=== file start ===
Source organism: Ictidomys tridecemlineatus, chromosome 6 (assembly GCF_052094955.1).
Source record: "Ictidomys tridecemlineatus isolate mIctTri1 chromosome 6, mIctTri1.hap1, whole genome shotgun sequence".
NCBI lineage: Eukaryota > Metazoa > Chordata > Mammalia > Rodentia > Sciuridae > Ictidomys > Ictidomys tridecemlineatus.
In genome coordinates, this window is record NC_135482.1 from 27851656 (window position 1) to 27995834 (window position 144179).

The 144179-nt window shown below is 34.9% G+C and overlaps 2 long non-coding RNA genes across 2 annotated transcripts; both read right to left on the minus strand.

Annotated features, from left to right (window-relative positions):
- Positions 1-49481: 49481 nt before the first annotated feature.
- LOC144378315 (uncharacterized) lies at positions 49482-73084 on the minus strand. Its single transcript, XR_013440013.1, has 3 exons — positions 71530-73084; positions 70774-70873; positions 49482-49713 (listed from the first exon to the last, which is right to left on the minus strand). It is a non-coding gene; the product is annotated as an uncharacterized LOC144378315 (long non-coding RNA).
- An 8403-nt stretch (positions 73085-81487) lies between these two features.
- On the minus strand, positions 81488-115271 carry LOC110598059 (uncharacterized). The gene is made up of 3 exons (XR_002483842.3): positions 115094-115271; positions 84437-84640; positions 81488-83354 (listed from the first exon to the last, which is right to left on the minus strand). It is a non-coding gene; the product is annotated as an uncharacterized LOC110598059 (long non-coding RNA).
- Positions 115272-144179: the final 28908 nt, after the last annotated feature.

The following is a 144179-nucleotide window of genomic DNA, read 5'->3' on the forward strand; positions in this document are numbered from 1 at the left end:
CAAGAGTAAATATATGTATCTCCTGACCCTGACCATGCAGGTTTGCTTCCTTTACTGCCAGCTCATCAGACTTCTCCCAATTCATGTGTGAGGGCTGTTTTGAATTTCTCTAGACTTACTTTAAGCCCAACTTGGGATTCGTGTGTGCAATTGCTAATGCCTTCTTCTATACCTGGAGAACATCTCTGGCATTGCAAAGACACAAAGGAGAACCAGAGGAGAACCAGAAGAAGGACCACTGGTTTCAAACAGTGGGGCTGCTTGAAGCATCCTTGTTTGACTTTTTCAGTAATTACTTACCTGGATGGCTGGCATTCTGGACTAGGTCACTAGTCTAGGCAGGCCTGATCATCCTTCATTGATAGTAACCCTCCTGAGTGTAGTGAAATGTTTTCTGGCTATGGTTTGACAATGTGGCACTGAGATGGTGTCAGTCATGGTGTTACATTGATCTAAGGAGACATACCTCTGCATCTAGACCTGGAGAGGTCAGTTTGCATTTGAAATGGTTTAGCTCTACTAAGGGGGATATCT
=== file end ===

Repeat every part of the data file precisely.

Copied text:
Source organism: Ictidomys tridecemlineatus, chromosome 6 (assembly GCF_052094955.1).
Source record: "Ictidomys tridecemlineatus isolate mIctTri1 chromosome 6, mIctTri1.hap1, whole genome shotgun sequence".
NCBI lineage: Eukaryota > Metazoa > Chordata > Mammalia > Rodentia > Sciuridae > Ictidomys > Ictidomys tridecemlineatus.
In genome coordinates, this window is record NC_135482.1 from 27851656 (window position 1) to 27995834 (window position 144179).

The 144179-nt window shown below is 34.9% G+C and overlaps 2 long non-coding RNA genes across 2 annotated transcripts; both read right to left on the minus strand.

Annotated features, from left to right (window-relative positions):
- Positions 1-49481: 49481 nt before the first annotated feature.
- LOC144378315 (uncharacterized) lies at positions 49482-73084 on the minus strand. Its single transcript, XR_013440013.1, has 3 exons — positions 71530-73084; positions 70774-70873; positions 49482-49713 (listed from the first exon to the last, which is right to left on the minus strand). It is a non-coding gene; the product is annotated as an uncharacterized LOC144378315 (long non-coding RNA).
- An 8403-nt stretch (positions 73085-81487) lies between these two features.
- On the minus strand, positions 81488-115271 carry LOC110598059 (uncharacterized). The gene is made up of 3 exons (XR_002483842.3): positions 115094-115271; positions 84437-84640; positions 81488-83354 (listed from the first exon to the last, which is right to left on the minus strand). It is a non-coding gene; the product is annotated as an uncharacterized LOC110598059 (long non-coding RNA).
- Positions 115272-144179: the final 28908 nt, after the last annotated feature.

The following is a 144179-nucleotide window of genomic DNA, read 5'->3' on the forward strand; positions in this document are numbered from 1 at the left end:
CAAGAGTAAATATATGTATCTCCTGACCCTGACCATGCAGGTTTGCTTCCTTTACTGCCAGCTCATCAGACTTCTCCCAATTCATGTGTGAGGGCTGTTTTGAATTTCTCTAGACTTACTTTAAGCCCAACTTGGGATTCGTGTGTGCAATTGCTAATGCCTTCTTCTATACCTGGAGAACATCTCTGGCATTGCAAAGACACAAAGGAGAACCAGAGGAGAACCAGAAGAAGGACCACTGGTTTCAAACAGTGGGGCTGCTTGAAGCATCCTTGTTTGACTTTTTCAGTAATTACTTACCTGGATGGCTGGCATTCTGGACTAGGTCACTAGTCTAGGCAGGCCTGATCATCCTTCATTGATAGTAACCCTCCTGAGTGTAGTGAAATGTTTTCTGGCTATGGTTTGACAATGTGGCACTGAGATGGTGTCAGTCATGGTGTTACATTGATCTAAGGAGACATACCTCTGCATCTAGACCTGGAGAGGTCAGTTTGCATTTGAAATGGTTTAGCTCTACTAAGGGGGATATCT